In Second Grade I had two boys who liked me more than a little. I was flattered and very much enjoyed their extra attention. Otherwise, I had no idea what to do about this happy turn except to smile at them. That seemed to be quite enough – at least in the beginning – but I’ll get to that in a minute.
I had known Steve for a while. He was the son of our family physician. Sometimes we played together at his grandfather’s house if my mama or brother had a doctor’s appointment. I also knew many of his extended family members – aunts, uncles, and cousins. Additionally, Steve and I had been Senior Class mascots a couple of years prior to starting public school and had been thrown together on various occasions regarding that event. Steve was always well groomed, well dressed, and well mannered – a perfect gentleman, my mother said.
And then there was Earl. I had never seen or heard of Earl before entering Second Grade. Earl was a little rough around the edges but sincerely sweet. He was an athletic and scrappy boy. Despite his rowdiness on the playground and frequently scraped skin he had a softer side. He liked to sing to me, which made me blush but I had to appreciate his earnest effort.
In the beginning, Steve didn’t know that Earl liked me and Earl didn’t know that Steve liked me. It was as if neither boy was aware of the other’s existence. Not knowing a thing about love – family relationships aside – and certainly nothing about love triangles, it never occurred to me that this knowledge could be a problem. Everything was stars and hearts and flowers as far as I was concerned. Steve was the one that changed the playing field.
At recess we all played outside under the shade of a huge old oak tree if the weather was nice. The ground was sandy and just right for drawing pictures or Hop Scotch patterns or making a circle for Dodge Ball. There was also jump rope and tag. Sometimes we just raced from the side of the building down to a chain link fence to see who was the winner. One day Steve suggested to a small group of us that the boys chase the girls to the fence. If a girl were caught, she would have to give that boy a kiss. I’m sure our teacher, Mrs. Rogers, was completely unaware of this game because I am very sure she would have nixed it had she known. I guess it just looked like a game of racing or tag to her. The girls that played giggled about it. I felt both delighted and terrified. And no matter how much I liked the fact that a boy was paying extra special attention to me there was no way I was going to let that boy kiss me. No, sir! Somehow my mother had infused me with Southern Belle rules early on and I knew innately that kissing a boy in public was a big “NO-NO”. So let the games begin! Yes, indeed. I ran like the wind – every single time. Not one of those Second Grade boys ever caught me – including Steve or Earl. What did happen was that Steve realized that he and Earl were both chasing the same girl. Earl also came to the same conclusion about the same time. And that’s when the problem started.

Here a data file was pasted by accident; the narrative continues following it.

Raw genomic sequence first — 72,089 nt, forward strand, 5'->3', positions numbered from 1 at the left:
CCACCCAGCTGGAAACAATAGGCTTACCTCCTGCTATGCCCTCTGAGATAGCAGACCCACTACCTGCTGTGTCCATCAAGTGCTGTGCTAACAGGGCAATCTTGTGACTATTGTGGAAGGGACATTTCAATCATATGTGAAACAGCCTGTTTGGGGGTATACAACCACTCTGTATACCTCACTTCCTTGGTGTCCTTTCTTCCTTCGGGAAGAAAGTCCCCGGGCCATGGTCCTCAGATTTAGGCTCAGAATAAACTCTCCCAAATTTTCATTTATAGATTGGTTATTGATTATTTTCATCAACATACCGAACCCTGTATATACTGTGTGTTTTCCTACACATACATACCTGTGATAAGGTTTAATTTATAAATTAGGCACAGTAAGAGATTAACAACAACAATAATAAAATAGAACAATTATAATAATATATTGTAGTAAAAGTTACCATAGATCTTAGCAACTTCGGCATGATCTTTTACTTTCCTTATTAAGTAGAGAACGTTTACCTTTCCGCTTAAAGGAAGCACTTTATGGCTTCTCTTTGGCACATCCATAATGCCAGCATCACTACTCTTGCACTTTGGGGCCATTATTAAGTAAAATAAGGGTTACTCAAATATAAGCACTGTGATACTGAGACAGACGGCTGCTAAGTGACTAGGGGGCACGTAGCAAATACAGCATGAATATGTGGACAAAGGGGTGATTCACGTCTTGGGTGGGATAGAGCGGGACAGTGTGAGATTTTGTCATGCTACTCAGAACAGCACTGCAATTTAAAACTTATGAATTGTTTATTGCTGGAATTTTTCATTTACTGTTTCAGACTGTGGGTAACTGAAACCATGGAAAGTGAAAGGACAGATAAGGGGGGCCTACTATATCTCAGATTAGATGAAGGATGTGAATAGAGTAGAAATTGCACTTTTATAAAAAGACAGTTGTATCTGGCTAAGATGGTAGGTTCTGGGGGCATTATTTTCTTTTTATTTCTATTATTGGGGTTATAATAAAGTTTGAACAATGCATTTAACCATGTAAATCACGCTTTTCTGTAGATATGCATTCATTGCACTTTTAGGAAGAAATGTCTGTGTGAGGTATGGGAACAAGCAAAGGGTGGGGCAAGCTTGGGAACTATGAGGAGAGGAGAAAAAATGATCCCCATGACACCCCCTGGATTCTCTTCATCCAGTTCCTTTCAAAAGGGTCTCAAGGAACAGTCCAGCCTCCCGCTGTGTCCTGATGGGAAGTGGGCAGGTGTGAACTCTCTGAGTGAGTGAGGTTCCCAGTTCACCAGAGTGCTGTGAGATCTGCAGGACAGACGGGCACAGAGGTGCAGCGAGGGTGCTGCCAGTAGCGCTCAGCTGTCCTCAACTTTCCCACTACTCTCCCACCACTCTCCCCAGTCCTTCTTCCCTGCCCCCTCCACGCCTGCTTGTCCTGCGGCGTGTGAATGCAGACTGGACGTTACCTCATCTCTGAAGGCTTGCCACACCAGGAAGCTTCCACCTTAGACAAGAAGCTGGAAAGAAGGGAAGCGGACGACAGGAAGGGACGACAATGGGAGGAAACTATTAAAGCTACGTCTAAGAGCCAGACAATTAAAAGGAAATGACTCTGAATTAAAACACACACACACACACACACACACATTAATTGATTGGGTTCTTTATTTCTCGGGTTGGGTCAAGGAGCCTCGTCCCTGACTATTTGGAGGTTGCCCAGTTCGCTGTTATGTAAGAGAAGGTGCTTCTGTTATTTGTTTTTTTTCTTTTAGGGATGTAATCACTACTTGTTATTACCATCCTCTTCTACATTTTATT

The extra attention I received escalated from each boy. Previously when Steve paid attention to me Earl was usually occupied elsewhere. And when Earl paid attention to me Steve was busy doing something else. But now their eyes had been opened and a competition began. Steve began to bring me presents – sometimes a flower or maybe an apple. So Earl brought me presents, too – a pebble he’d picked up or a cookie from his lunch. (Mama said to say “no thank you” as politely as possible to the cookie because Earl needed to eat the lunch his mama had packed for him.) Steve also brought me a Nurse doll for Christmas, a box of candy for Valentine’s Day, and hearts cut out of construction paper just because. Earl gave me a magnet that didn’t work, a broken watch, and scraps of paper with squiggly hearts drawn in pencil on them. I treasured these gifts all the same. But that didn’t slow or stop the competition. Mama cautioned me to “be nice” and not to hurt their feelings. I figured I could do that easy enough but after a while it got harder as the competition grew.
One day Steve and Earl sat directly in front of and facing me and surprised me by asking whom I wanted to marry. Lordamercy! I was stunned. Certainly I had never given this a moment’s thought. Yet there they sat, each boy looking at me very sweetly and expectantly. Not having considered marriage at this point in my little life I was at a loss for words. I knew that they were each considering themselves as possibilities and were waiting for me to end the competition then and there. Finally I hit upon a response that I thought would avert further competition when I stated what was my typical response to grown ups when they queried “what do you want to be when you grow up?” My mantra in those days was, “I’m going to be a nurse when I grow up.” And so that is exactly what I said to the both of them.
Steve and Earl stopped gazing at me. They turned toward each other and glared. I felt pretty proud of myself – happy with my reply, which had postponed decision-making on my part and had averted a possible squabble between the two boys. But Steve wasn’t giving up. He turned to me, smiled smugly, and with his chin high he turned back to Earl and said with a slight air of arrogance, “Well, I’m going to be a doctor.” Steve turned back to me looking quite as if he might have won the prize. But Earl was clever and not about to be out done. He glared at Steve for only a moment before looking at me dreamily and replying, “Well, I’m going to be sick.”
Sigh…….Boys! I sure had a lot to learn…..